Settlement provides the decisive transfer of funds between participants. In today's world, we want everything fast, especially money owed to us. A business that waits two to four days for an ACH transaction to process may be waiting too long. The ACH network has recently expedited settlement and now funds availability. Effective March 16, 2018, phase 3 of Same-Day ACH will roll out, making ACH funds availability faster than ever. However, there are still options and business cases that influence how services might be made available to participants. After all, a faster settlement is more than a credit risk discussion.

The Atlanta Fed's Retail Payments Risk Forum is hosting a Talk About Payments (TAP) webinar to discuss the new faster funds availability that Phase 3 of Same-Day ACH will usher in.

The TAP discussion will explore opportunities this faster payment option makes available, along with risk considerations. We encourage financial institutions, retailers, payments processors, law enforcement, academics, and other payments system stakeholders to participate. Participants will be able to submit questions during the webinar.

The TAP webinar—titled "A New Faster Payment Settlement"—will take place on Wednesday, March 14, from 1 to 2 p.m. (ET). Participation in the webinar is complimentary, but you must register in advance at the TAP webinar web page. After completing registration, you will receive a confirmation email with all the log-in and toll-free call-in information.

We hope you will join us for our next TAP webinar March 14.

Photo of Jessica Washington By Jessica Washington, AAP, payments risk expert in the Retail Payments Risk Forum at the Atlanta Fed

August 14, 2017

Extra! Extra! Triennial Payments Data Available in Excel!

In countless old black-and-white movies, street newspaper vendors would shout out the latest sensational news from hot-off-the-press special editions. The Fed is no different in that we want to shout out that it is no longer necessary to mine the PDF-based Federal Reserve Payments Study report to extract the study's data. For the first time, we are offering our entire aggregated data set of estimated noncash payments in an Excel file. The report accompanying the data is here.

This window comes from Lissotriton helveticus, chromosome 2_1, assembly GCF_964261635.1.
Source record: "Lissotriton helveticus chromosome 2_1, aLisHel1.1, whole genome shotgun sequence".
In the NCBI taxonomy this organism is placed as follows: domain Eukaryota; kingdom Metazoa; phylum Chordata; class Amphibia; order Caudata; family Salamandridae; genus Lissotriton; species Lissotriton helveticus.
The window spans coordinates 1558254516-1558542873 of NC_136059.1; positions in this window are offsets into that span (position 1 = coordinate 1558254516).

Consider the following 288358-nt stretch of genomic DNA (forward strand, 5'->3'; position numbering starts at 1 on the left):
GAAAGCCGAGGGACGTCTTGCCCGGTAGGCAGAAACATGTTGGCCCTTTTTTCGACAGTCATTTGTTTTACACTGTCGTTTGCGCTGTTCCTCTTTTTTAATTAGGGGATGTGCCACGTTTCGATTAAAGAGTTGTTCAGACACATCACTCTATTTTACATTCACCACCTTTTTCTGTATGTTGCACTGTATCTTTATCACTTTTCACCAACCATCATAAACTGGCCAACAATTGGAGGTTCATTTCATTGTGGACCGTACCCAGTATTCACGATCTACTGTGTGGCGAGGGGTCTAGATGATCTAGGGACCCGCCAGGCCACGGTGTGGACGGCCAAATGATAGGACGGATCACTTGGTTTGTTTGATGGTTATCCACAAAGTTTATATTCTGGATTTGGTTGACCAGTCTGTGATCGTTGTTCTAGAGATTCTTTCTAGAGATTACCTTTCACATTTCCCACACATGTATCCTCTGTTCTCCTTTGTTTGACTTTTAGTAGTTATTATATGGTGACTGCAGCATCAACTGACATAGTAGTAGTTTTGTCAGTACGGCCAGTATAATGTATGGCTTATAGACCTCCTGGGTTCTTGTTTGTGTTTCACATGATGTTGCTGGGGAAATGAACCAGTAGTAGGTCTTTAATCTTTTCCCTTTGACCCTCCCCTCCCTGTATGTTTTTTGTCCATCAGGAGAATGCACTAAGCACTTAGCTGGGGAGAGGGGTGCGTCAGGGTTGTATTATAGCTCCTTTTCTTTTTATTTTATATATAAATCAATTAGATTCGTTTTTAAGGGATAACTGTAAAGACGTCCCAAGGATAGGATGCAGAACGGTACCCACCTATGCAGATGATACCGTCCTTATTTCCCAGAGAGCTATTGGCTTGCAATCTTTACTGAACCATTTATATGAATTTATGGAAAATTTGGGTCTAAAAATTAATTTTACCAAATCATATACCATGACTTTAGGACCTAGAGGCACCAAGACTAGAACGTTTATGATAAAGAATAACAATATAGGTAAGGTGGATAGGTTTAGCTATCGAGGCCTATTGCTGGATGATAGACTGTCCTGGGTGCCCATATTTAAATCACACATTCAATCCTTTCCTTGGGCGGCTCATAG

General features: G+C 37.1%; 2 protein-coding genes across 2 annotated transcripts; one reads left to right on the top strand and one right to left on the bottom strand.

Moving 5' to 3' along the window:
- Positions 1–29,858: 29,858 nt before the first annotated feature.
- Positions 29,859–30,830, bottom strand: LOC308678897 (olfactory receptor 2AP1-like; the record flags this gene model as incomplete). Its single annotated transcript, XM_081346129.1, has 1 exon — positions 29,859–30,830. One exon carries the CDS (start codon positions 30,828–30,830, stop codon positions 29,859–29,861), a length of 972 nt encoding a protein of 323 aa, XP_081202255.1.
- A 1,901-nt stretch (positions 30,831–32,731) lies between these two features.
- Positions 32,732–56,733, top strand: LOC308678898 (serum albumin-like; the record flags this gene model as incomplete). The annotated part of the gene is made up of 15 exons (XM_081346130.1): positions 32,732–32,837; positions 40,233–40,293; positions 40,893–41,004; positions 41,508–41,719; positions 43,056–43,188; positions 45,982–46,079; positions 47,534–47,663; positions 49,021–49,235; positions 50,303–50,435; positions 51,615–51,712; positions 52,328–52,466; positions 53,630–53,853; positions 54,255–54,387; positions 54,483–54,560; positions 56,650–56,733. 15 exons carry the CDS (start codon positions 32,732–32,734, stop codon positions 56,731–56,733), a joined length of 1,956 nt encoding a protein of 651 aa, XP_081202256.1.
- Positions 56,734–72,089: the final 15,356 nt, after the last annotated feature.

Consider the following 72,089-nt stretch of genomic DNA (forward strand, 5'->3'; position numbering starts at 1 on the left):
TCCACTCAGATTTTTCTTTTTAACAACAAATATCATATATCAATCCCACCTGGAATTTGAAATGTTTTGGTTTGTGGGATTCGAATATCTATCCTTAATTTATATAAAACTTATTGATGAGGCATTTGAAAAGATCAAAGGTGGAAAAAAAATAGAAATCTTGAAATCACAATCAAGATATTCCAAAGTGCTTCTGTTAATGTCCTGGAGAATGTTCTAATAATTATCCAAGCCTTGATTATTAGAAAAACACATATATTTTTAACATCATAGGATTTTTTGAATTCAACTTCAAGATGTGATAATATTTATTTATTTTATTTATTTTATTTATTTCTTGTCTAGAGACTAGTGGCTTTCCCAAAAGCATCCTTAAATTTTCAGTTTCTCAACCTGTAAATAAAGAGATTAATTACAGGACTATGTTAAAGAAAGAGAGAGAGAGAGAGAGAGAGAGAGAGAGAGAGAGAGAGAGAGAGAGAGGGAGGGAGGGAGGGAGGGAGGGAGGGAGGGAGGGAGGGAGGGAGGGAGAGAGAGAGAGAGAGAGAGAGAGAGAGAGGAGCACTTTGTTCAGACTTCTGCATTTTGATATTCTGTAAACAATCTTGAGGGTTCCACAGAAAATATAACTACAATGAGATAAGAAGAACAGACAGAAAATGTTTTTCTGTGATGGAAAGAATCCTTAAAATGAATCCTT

The data set is very rich and covers the following categories:

Accounts and cards
Private-label credit processors
Checks Person-to-person and money transfer
ACH Online bill pay
Non-prepaid debit Walk-in bill pay
General-purpose prepaid Private-label ACH debit
Private-label prepaid issuers & processors Online payment authentication
General-purpose credit Mobile wallet
Private-label credit merchant issuers  

Here is another table that is just one extract from the non-prepaid debit card portion of the extensive payments data available.

To get a taste of what this data can teach us, let's look closer at the cumulative volume distribution by payment dollar value threshold for non-prepaid debit cards (the data are shown above) along with general-purpose credit cards. The number and value of both types of payments grew substantially from 2012 to 2015, the last two survey periods. The chart compares these distributions, showing more vividly how this growth affected the relative proportions of payments of different dollar values.

Chart-two

For example, debit card payments below $25 accounted for 59.1 percent of all payments in 2012 versus 61.8 percent in 2015—evidence that debit card purchases are migrating to lower ticket amounts. The trend is even more dramatic over the same time span for general-purpose credit cards.

Because this is a distribution, increases in the relative number of small-value payments must be offset by decreases in the relative number of large-value payments. Unfortunately, our previous survey capped the payment threshold at $50 in 2012. Otherwise, we would see the dashed 2012 lines crossing over the solid 2015 lines at some payment value threshold above $50. In brief, the results suggest cash payments are continuing to migrate to debit cards, while credit cards may be garnering some share at the expense of both cash and debit cards.

The challenge is on for you data analysts out there. Please share your findings.

Photo of Steven Cordray  By Steven Cordray, payments risk expert in the Retail Payments Risk  Forum at the Atlanta Fed